reality chex

Not only did I spend the entire day with the kiddo yesterday, but a good half of the day with the little twins across the way. They are even more adorable; round, happy, and cute. Twins start out so small, compared to full term babies, but they do catch up. Both of the boys are smiling now, and practice often.

When I feel like giving the kiddo a reality check, I like to do so with the twins. In addition to the guinea pig, she frequently hits me up for a baby brother. Until we go visit the twins. It’s not that she doesn’t like them. She named one of her dolls after her favorite twin. But after about five minutes——ten minutes, tops—-she can’t bear my cooing and rapt attention to the duo and has to get out of there.

I did get my own dose of reality yesterday. When I found I was expecting, way back when, I’d secretly hoped that I might have twins. Mostly because I’d only wanted to experience pregnancy and childbirth once. A two for one special was very attractive to me, given my relatively advanced maternal age (I did get so very sick of being described that way at the OB’s. Imagine being 37 and being described as “of advanced age”.). All of us; the twins and their mother, and the kiddo and I, spent the bulk of the day together on the road doing various errands and visiting friends. With every stop, I appreciated the relative ease I’d had with the kiddo as an infant way back when, who’d required only a snuggli for transport, instead of the heavy carriers the twin’s mother had to tote around, through parking lots and in shopping carts. Of course, that’s only a very small part of raising twins. And she does this alone. I bow to her.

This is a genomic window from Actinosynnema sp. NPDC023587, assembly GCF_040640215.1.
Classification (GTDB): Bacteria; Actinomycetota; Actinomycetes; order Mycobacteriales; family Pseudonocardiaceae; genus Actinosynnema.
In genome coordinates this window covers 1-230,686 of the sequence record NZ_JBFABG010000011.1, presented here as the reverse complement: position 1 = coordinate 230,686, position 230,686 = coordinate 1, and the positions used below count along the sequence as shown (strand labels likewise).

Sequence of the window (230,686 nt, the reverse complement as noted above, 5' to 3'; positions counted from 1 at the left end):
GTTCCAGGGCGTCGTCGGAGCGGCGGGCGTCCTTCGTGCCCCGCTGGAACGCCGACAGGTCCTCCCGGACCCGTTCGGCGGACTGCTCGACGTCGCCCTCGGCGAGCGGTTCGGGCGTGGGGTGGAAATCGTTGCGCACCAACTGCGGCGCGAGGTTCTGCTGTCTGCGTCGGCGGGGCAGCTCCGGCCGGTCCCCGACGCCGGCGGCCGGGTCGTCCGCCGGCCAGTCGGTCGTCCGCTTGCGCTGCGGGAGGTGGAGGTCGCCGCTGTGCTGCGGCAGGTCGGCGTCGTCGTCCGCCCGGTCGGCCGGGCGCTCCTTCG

Miles the finch really, really wants to be a Daddy. Stella so far seems indifferent. Or maybe she just wants to play on her perches and hang out on her swing, looking serene and elegant the way she does. Can’t blame her, in a way. She’s inspected the nest he’s prepared and even hops into it for a minute or two. She doesn’t seek his morning advances, which are daily, but neither rejects them. At my age, nothing much should embarrass me, but I find myself having to leave the room, not because of anything lewd, but rather, the noise. Unmistakable. Unbelievable. Suffice to say, I’m glad I’m not a bird with regard to that.

I have found a new coping device during this ten-day-total-togetherness–all-the-time-every-day stretch with the kiddo. It’s called a wading pool. Thank heavens for wading pools.

That is all.

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1 Response to “reality chex”


  1. 1 Doktor Holocaust June 15, 2008 at 9:25 pm

    I don’t recall playing much in aw ading pool myself when i was the Kiddo’s age. I probably did, but can’t bring the picture up in my mind. what I do recall as Mom’s way of coping with having me around the house too much was this colossal wood-cabinet television set. i was very fond of sitting close to it, as if the screen was a doorway I could crawl though to enter the cartoon worlds I loved so much, and I would be transfixed for hours by whatever was on.

    Television doesn’t have power like that over me these days, and I kind of miss it. Sometimes I like to think that our TV had some kind of mind-control device hooked up to it, like in X-files or Videodrome, and that I was being programmed for some great destiny that I have yet to fulfill. Or maybe it’s just that i’ve gotten older and am less fascinated by reruns of The Flintstones and Thundarr the Barbarian than I used to be.


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